Repair your Down Jacket or Sleeping Bag yourself?

Repairing your down products

Zzzzzrrrraaaack! Oh no! You turn around only to find your brand new down jacket with an ugly L shape rip and a cloud of feathers in the air. You take the jacket off and the first thing that comes into your mind is to tape the two ends together. Have you seen that happen before?

Polyester or non rip, these materials are very vulnerable. With functional clothing and equipment getting lighter every year, durability has also gained importance in the characteristics of outdoor garment, especially for the users. The manufacturer classifies this under the wear and tear category,  and expects the consumer to renew his clothing every 2 years. Just like your mobile phone. But then again, there are a few of us who thinks about sustainability. Yes?

So after seeing the loss of a few feathers, you’ll probably be looking for a tape and rescue sewing kit to save your favourite down product.

But wait!

Did you know that you might be making the damage bigger than any good? This article from Rainy Pass shows an example of what happens, if you think duct tape is good to use.

The Rescue

A tape or the Duct tape may be an acute rescue solution for the moment to stop losing more down from the product. But when you remove this to replace it with a better patch fabric, you might tear the material thats sticks to the tape like Pergament paper, and some glue residue that are ugly can gradually sink into the material. So take extra care while removing. Refrain also from using nail polish remover to remove the glue residue, as often advised in the web, as this solvent may damage sensitive materials like Polyester.

Using an iron on fabric repair kitThere are Iron-on- fabric repair kits which you can buy off the supermarkets. Remember using them when you have a hole in your jeans? Using them for your expensive down product may not be the optimal choice. If you ‘re going to iron on that patch with an iron too hot for the sensitive material like pertex-quantum you might end up burning up a hole. It also doesn’t always survive the wash routine because they don’t always stick well. Either you’ll have the edges peeling off, or you can just peel off the whole thing after the wash and watch feathers flying all over again.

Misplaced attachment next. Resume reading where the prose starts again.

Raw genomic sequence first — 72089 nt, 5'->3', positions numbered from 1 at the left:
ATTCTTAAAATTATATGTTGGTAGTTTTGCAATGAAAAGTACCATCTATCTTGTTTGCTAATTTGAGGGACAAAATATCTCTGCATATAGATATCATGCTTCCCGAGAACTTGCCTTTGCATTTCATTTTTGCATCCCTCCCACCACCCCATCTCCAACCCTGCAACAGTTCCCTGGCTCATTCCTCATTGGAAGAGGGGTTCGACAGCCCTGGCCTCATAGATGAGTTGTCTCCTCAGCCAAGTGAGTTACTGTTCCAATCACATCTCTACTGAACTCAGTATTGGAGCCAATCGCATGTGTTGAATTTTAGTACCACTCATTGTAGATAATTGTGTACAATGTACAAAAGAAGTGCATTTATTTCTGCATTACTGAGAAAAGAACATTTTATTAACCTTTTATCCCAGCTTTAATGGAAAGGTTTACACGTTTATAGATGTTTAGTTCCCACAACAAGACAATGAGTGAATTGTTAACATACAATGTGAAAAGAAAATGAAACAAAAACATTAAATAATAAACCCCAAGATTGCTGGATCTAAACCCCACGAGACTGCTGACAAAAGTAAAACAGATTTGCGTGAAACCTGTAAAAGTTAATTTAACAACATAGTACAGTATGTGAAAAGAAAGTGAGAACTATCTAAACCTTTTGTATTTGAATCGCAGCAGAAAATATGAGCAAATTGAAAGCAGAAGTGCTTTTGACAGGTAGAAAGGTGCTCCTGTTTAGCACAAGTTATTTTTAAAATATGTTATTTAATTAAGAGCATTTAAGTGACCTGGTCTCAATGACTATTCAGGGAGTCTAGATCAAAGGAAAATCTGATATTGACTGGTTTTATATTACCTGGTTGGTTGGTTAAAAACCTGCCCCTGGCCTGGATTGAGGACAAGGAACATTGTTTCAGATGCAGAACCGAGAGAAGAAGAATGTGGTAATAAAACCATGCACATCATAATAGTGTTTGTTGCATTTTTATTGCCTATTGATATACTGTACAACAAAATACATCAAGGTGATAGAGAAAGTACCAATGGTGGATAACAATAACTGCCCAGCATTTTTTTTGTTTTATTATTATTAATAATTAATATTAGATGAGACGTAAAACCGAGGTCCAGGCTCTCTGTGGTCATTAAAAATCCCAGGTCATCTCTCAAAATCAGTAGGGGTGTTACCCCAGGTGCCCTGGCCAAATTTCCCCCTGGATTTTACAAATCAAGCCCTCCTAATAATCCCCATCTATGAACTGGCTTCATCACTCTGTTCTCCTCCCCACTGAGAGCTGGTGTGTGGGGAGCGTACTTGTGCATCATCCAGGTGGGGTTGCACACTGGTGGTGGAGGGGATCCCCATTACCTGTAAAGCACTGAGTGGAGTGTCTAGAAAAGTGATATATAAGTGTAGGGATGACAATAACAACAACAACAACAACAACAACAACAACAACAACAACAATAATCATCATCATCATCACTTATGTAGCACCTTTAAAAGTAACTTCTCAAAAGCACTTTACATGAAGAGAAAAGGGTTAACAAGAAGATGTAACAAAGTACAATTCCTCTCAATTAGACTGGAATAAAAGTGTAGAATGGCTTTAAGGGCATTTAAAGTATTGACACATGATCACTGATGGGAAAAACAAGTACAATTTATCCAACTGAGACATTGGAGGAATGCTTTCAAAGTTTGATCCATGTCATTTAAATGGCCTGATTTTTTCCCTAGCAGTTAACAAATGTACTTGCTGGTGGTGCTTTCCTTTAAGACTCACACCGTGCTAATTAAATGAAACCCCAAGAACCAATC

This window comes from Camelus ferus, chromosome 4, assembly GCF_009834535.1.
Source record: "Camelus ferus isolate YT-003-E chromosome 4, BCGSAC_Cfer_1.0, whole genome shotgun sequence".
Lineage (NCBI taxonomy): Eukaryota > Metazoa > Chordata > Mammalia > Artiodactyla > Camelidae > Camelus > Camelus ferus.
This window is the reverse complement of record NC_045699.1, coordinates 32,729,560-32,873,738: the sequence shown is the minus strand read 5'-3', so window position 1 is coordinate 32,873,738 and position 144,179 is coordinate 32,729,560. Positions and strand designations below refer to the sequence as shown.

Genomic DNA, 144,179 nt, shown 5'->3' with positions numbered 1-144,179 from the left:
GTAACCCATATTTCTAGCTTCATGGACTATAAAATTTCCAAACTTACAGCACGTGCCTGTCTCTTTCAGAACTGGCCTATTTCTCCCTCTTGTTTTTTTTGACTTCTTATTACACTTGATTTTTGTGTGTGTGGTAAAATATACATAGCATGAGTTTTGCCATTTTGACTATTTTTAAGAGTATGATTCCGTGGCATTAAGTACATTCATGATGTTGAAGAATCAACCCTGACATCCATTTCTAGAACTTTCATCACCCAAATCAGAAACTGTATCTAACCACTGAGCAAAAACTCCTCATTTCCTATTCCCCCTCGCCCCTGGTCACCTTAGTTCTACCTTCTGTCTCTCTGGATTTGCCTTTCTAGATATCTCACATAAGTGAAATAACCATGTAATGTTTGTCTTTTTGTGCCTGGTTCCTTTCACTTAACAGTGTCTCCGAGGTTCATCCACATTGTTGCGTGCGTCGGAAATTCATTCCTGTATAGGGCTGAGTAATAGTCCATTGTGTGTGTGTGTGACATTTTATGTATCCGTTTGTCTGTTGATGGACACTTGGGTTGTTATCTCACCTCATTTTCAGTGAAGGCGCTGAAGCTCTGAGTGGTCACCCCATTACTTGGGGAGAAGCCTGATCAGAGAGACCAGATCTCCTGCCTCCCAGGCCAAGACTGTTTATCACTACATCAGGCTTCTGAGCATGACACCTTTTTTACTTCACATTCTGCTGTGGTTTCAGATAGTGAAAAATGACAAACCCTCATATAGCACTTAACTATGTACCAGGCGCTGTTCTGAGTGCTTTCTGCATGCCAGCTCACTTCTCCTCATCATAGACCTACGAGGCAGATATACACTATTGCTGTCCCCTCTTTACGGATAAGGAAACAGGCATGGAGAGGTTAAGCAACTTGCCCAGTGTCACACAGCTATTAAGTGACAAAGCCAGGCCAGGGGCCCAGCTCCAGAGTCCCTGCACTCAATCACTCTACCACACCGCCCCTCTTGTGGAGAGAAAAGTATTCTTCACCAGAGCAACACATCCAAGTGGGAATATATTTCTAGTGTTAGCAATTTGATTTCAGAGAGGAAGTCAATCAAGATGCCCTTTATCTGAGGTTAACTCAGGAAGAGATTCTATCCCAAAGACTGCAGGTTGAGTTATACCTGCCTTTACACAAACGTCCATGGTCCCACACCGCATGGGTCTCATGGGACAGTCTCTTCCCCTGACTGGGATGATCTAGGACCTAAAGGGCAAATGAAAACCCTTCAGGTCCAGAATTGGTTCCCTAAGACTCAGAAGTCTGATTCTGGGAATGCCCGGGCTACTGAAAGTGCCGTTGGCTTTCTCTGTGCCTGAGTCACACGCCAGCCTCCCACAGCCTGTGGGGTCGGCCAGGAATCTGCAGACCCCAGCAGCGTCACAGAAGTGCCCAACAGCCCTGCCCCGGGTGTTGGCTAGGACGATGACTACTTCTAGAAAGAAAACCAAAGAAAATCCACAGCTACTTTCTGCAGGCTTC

A good tip that came from Marmot was to round off the edges of the sticky plaster. This makes the temporary repair last a little longer. Look for a fabric that is similar to your down product.

 

The Repair

Wouldn’t it be logical to repair and sew the rip as soon as possible? Did you also know that those fat needle stitches causes feathers to come through? At the same time, water could permeate these holes, making your jacket water permeable.

Tip: Use a seam sealing adhesive inside the surface of the coat after stitching to prevent the jacket outside from coming apart. And let this dry overnight before moving on to the next step.

Outdoor garments these days aren’t always the same like it was years back. Materials are thin and sensitive. If not handled proper,  you may ruin it completely.

So lets buy a new one!

That would be the best case any manufacturer would wish for from their consumers.

Frankly, you can really repair your down products yourself. It may not be pretty, but it could be a solution if the small rip is on an area that’s not often under constant tension. Smaller rips can be repaired with a nylon repair band or outdoor glue from e.g. Seamgrip.

You could also bring your down product to a special outdoor repair service who knows exactly how to handle these sensitive materials professionally.

Most of the manufacturers has an address where you can send in your products, have it repaired and returned in a whiz. The cost for repairs depends on whether it’s just to fix that rip, or if you need to fill in your jacket or sleeping bag with new down.

It’s definitely cheaper than buying a new jacket. And your down product will look like new.

Thanks to the North Face, Hägloffs, Marmot and Rab for information and tips!

Have you repaired your jacket yourself and have more valuable hints that works? Feel free to comment.

6 Comments

  1. I use the iron on patches in a matching color with the edges rounded, but I iron the patch under a thin towel to protect the sensitive jacket material. I don’t wash my jacket too often but it is holding up well after a few years.

    1. Hi Deirdre,
      Thanks for the suggest to iron the patch under a thin towel or cloth. That helps definately!

      Cheers!
      /Chris

  2. Hi, I just emergency repaired an small L-rip from a nail snag on my wife’s ‘puffy coat’ by using a patch from the inside-out (glue side up) and using a COOL iron (acrylic setting) and pressing hard for a minute seems to have mended it! Looks hardly noticeable. It’s a little tricky rolling the little patch up and through the hole and getting the feathers back but it works and looks OK.
    I tested this lower temp on similar material and found that the patch had really good pull-apart strength but you could peel it off. From inside the coat no peeling forces, we’ll see !

  3. Thanks for your suggestion to use an ultra fine needle. I also inserted flat a scrap piece of fabric under the jacket tear with a pair of tweezers. Then when I sewed the tear together with needle and thread, it didn’t pull the feathers through as there was a barrier under the outer fabric.

    1. That’s a good point Joanne. Adding a piece of fabric stabilizes the material. Thanks for the tip!

      /Chris

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